In May 1974, the Institute of Electrical and Electronic Engineers (IEEE) published a paper entitled "A Protocol for Packet Network Intercommunication". The paper's authors, Vint Cerf and Bob Kahn, described an internetworking protocol for sharing resources using packet switching among network nodes. A central control component of this model was the "Transmission Control Program" that incorporated both connection-oriented links and datagram services between hosts. The monolithic Transmission Control Program was later divided into a modular architecture consisting of the Transmission Control Protocol and User Datagram Protocol at the transport layer and the Internet Protocol at the network layer. The model became known as the Department of Defense (DoD) Internet Model and Internet protocol suite, and informally as TCP/IP.
IP versions 0 to 3 were experimental versions, used between 1977 and 1979. The following Internet Experiment Note (IEN) documents describe versions of the Internet Protocol prior to the modern version of IPv4:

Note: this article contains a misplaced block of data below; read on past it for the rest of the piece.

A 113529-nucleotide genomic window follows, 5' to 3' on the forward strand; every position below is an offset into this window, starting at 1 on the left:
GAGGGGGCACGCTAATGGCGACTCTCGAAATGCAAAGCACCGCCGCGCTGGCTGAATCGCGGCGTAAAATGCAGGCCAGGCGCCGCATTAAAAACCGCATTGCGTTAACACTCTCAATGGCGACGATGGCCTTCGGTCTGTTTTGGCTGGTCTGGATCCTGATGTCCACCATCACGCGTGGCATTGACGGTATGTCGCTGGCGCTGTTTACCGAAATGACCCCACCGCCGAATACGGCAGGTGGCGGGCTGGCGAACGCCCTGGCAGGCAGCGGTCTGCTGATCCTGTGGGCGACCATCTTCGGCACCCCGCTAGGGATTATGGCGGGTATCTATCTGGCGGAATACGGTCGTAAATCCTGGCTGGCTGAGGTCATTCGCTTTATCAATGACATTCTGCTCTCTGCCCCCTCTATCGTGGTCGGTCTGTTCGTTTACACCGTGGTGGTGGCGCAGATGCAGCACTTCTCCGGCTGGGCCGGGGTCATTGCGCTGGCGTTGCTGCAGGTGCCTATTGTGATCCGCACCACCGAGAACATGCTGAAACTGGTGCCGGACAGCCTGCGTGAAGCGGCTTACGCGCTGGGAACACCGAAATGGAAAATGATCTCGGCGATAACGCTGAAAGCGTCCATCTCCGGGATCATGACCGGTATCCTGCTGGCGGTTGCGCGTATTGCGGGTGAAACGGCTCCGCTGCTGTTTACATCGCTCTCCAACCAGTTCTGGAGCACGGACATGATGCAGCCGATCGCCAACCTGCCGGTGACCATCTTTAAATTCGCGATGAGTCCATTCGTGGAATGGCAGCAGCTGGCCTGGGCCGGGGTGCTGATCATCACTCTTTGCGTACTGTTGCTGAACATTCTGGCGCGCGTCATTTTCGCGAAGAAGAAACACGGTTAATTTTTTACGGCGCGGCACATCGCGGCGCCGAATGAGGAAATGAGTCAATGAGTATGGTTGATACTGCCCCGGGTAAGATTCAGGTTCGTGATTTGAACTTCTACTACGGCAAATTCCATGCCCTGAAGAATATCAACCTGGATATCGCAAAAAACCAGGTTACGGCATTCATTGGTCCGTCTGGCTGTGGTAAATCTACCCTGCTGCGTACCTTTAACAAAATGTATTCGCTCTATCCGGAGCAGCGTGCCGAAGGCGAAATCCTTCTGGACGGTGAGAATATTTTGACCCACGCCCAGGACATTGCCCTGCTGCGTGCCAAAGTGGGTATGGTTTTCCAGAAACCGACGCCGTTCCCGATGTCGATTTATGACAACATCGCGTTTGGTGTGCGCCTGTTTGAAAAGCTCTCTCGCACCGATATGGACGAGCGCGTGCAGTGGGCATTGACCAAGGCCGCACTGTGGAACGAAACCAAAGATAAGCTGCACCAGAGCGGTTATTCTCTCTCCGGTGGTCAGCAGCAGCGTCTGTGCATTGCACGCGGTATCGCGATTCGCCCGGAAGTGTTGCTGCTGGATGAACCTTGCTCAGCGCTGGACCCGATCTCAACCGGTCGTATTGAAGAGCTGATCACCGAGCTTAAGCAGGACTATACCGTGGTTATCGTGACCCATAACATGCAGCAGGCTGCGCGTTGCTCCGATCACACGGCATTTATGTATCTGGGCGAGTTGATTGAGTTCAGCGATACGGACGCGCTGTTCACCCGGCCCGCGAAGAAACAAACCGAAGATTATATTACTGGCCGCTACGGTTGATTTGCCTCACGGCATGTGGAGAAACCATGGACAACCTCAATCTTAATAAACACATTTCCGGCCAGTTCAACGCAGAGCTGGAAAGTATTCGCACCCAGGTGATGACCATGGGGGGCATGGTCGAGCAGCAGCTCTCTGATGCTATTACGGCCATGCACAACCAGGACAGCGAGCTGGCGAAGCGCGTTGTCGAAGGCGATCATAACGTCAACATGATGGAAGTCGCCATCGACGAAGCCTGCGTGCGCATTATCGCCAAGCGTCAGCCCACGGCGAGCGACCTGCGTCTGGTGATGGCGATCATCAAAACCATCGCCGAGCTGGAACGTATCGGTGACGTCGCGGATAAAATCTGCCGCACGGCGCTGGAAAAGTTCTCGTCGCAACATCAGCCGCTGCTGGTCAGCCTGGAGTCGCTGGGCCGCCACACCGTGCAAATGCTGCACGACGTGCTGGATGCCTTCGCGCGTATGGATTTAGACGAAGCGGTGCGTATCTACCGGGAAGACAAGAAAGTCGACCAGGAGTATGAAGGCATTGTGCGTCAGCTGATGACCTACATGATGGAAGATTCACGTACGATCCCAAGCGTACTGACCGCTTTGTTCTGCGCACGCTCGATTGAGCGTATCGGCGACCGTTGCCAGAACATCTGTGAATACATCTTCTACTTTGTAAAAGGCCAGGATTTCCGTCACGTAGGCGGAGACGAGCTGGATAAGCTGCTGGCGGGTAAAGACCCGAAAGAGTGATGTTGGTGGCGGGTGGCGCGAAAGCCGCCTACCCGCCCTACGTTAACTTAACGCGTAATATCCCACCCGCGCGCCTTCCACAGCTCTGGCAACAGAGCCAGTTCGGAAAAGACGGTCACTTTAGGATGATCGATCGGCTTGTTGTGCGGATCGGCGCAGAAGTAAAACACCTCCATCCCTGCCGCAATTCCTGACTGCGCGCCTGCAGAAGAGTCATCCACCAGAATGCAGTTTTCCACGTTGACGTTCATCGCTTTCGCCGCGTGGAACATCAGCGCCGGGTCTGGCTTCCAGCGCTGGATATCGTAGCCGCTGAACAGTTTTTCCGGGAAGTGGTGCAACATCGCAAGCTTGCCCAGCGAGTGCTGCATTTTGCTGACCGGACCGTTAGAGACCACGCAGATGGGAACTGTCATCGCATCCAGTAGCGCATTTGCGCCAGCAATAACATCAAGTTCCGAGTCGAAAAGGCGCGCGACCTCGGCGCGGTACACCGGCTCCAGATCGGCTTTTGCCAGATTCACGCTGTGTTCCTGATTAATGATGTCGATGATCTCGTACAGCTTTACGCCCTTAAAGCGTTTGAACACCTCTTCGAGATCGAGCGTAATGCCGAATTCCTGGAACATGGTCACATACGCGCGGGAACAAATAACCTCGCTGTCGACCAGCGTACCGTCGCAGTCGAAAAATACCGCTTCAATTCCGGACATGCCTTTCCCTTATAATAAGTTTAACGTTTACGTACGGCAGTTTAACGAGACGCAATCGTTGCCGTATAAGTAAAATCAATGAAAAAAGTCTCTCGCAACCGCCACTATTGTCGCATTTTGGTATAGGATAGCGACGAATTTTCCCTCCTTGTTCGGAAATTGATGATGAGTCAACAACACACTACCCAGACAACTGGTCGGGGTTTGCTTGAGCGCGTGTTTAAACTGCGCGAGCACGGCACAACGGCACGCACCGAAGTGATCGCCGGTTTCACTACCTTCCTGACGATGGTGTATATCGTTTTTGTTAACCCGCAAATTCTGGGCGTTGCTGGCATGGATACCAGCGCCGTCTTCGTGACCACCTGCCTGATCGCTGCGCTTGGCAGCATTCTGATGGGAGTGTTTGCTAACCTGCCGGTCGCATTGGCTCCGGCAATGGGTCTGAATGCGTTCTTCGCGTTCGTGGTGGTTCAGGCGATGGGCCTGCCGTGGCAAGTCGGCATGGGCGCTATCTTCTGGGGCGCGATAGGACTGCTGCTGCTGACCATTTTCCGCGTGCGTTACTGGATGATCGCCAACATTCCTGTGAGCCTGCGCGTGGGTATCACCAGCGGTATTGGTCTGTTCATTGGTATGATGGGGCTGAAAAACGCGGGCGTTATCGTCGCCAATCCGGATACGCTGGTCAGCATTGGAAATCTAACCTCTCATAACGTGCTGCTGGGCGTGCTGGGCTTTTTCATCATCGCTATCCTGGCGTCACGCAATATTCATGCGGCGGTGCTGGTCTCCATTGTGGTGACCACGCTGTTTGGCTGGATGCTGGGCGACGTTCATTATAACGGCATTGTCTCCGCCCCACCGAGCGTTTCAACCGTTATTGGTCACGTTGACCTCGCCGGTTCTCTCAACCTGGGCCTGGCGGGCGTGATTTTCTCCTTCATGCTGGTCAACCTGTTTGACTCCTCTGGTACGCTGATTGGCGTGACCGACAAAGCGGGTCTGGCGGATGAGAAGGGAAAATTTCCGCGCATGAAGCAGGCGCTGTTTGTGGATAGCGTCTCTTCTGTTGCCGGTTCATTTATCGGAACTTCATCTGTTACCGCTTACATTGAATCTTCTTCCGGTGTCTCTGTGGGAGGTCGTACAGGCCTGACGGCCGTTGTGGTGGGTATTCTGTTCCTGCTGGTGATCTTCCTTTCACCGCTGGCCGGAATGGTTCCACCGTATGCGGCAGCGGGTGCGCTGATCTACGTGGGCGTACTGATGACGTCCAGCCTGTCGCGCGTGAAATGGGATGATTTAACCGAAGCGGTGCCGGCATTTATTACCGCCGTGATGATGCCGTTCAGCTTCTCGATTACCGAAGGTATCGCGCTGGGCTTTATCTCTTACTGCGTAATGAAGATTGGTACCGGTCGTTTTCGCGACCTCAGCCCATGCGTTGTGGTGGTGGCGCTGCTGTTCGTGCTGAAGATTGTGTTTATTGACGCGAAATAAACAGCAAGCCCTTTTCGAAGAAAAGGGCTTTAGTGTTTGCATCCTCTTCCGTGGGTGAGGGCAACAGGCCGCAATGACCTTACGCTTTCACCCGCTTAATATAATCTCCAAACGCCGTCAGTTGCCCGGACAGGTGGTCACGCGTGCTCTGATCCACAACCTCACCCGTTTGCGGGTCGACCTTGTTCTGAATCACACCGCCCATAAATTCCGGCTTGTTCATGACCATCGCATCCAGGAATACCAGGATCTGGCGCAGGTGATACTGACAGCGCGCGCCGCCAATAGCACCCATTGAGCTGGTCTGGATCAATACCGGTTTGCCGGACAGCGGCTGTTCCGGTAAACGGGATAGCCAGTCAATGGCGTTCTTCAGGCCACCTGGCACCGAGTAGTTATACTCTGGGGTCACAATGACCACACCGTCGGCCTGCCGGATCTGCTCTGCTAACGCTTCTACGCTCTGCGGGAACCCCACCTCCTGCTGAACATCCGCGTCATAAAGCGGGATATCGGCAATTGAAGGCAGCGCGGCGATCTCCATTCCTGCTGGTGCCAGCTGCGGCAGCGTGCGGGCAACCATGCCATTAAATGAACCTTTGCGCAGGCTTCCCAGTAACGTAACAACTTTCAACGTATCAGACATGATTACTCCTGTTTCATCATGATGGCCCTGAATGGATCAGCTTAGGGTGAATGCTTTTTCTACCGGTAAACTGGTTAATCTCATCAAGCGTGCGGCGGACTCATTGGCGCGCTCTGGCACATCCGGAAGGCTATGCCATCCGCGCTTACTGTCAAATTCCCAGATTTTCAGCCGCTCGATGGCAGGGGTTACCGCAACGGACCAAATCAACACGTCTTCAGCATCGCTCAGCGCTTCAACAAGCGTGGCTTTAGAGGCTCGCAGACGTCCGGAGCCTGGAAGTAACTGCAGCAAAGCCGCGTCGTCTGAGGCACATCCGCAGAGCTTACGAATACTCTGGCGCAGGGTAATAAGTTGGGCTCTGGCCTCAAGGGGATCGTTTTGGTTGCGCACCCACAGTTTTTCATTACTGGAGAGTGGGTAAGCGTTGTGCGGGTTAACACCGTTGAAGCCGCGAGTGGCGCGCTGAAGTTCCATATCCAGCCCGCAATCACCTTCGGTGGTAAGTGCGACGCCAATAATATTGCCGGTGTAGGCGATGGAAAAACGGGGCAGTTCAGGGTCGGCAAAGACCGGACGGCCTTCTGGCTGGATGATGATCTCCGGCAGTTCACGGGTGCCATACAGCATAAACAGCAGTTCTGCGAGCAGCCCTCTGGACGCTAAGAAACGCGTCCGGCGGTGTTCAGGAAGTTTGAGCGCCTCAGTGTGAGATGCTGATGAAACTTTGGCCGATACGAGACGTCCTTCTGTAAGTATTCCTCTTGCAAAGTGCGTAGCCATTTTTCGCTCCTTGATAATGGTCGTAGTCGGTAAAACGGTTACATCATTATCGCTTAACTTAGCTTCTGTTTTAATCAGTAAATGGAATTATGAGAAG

Version 5 was used by the Internet Stream Protocol, an experimental streaming protocol.
The successor to IPv4 is IPv6. IPv6 was a result of several years of experimentation and dialog during which various protocol models were proposed, such as TP/IX (RFC 1475), PIP (RFC 1621) and TUBA (TCP and UDP with Bigger Addresses, RFC 1347). Its most prominent difference from version 4 is the size of the addresses. While IPv4 uses 32 bits for addressing, yielding c. 4.3 billion (×109) addresses, IPv6 uses 4.3128-bit addresses providing ca. 340 undecillion, or ×1038 addresses. Although adoption of IPv6 has been slow, as of June 2008 3.4[update], all United States government systems have demonstrated basic infrastructure support for IPv6.